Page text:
Accurate phenotypic definitions and experience in bioinformatics are among the most essential prerequisites for the development of accurate classifiers, according to leaders of the second phase of the Microarray Quality Control project.
Leming Shi, a researcher at the US Food and Drug Administration's National Center for Toxicological Research, and Federico Goodsaid, associate director for operations in genomics at the FDA's Center for Drug Evaluation and Research, told BioArray News last week that the project should provide scientists with guidance on how best to analyze microarray data when predicting clinical outcomes.
The FDA-hosted MAQC-II published a dozen papers earlier this month in Nature Biotechnology and The Pharmacogenomics Journal on sources of bias in array-based studies (BAN 8/3/2010). According to Shi and Goodsaid, the papers provide a number of take-home messages for researchers constructing classifiers for use with array data.
One was that experienced bioinformaticians performed better in the study than less experienced ones. "Given the same data sets, different data analysis teams showed varying degrees of proficiency in developing good-performing classifiers," said Shi and Goodsaid, who provided joint comments for BioArray News via e-mail. "Experienced industrial participants performed better than less-experienced academic participants."
Shi and Goodsaid also remarked that the "performance of a classifier in blinded validation is largely dependent on the nature of the problem or endpoint and can be reasonably well estimated during training, if 'good practices' of modeling are followed." They noted that "different combinations of analytical approaches can lead to classifiers with comparable performance; simple approaches usually perform as well as more complicated ones."
According to Shi and Goodsaid, "accurate phenotypic definitions for the populations in a study are essential for the development of accurate classifiers" and "exhaustive record-keeping in classifier development is essential to understand the rationale behind the development of a classifier."
This is particularly true for researchers engaged in genome-wide association studies. Going forward, Shi and Goodsaid advised that those conducting GWAS should recognize that "analyses of complete datasets with no batch effects minimize variability in the results." In addition, "different analytical algorithms result in the identification of different sets of genetic markers to associate with the clinical phenotype," and "accuracy in phenotypic definitions is essential to identify GWAS associations."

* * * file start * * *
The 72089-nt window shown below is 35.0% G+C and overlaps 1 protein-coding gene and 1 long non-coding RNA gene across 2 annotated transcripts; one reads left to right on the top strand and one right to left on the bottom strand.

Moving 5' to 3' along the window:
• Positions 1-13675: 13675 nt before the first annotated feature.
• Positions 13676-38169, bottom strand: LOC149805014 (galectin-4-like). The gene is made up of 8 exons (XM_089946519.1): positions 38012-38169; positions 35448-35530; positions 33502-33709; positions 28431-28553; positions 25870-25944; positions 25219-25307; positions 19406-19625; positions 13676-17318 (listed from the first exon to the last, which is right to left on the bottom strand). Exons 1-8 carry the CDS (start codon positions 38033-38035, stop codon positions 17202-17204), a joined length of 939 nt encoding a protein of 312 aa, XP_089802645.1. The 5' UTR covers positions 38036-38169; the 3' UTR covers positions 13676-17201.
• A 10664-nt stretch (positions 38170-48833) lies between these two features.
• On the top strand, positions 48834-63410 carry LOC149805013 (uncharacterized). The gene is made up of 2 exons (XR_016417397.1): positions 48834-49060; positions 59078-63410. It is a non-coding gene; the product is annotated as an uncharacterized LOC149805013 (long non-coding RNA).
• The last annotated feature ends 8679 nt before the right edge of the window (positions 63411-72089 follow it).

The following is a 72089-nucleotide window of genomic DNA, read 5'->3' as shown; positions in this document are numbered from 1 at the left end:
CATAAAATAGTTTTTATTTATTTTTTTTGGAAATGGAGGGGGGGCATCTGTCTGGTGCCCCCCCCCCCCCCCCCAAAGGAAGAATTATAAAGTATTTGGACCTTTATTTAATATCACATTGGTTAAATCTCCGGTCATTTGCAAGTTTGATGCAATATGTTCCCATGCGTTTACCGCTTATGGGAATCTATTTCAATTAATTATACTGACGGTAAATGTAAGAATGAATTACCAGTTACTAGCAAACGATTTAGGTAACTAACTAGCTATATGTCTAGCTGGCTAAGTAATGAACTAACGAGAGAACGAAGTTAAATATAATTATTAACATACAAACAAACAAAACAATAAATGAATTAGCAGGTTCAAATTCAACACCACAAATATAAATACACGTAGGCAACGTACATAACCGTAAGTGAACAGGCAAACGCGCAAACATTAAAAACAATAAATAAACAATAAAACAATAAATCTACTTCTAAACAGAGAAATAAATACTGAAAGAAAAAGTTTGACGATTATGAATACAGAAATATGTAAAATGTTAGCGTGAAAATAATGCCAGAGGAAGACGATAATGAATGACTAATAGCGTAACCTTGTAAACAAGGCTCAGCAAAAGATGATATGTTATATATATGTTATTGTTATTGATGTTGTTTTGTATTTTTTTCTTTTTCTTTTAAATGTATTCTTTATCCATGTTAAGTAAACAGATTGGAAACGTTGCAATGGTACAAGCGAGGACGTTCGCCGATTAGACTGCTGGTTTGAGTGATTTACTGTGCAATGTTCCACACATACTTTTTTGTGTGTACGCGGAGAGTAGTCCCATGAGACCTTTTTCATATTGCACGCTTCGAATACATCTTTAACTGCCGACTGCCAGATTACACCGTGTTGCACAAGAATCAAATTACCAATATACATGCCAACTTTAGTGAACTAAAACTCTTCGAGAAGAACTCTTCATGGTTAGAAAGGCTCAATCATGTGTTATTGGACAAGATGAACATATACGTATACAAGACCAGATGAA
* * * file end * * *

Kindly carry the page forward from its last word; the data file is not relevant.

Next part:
While team experience, batch effects, and definition of phenotype can impact classifiers, MAQC-II did not determine that choice of array platform can affect results. Shi and Goodsaid said that platform choice should have no impact "if the platform has been validated and used properly." They said this finding "applies to platforms for identifying differentially expressed genes, as well as to GWAS associations."
"MAQC-I and –II show that it’s the sequence sampled, and not the technology behind a specific platform that determines the information generated by a genomic platform," Shi and Goodsaid said.
They also said that the poor performance of some classifiers did not mean that other technologies might be more reliable in making accurate, reproducible predictions.
"If the original phenotypic definitions are not accurate, or the analytical protocol is sub-optimal, then the outcome is a classifier which may not survive a blinded confirmatory study," Shi and Goodsaid noted. "Other technologies beyond measuring RNA expression levels may be helpful to make better clinical predictions, but those technologies will need to undergo scrutiny just like microarrays."
Indeed, Shi and Goodsaid confirmed that a third phase of the MAQC project is underway.
"Working with data from novel sequencing technologies," the project aims to identify analytical issues which may help in the accuracy of associations determined from these platforms. "This task is fairly complex because of the fluid nature of novel sequencing platforms," Shi and Goodsaid said.
The MAQC was created in February 2005. The first phase of the project evaluated the reproducibility of microarray experiments across different labs and platforms using two RNA reference samples. Results from those studies were published in a special issue of Nature Biotechnology in September 2006.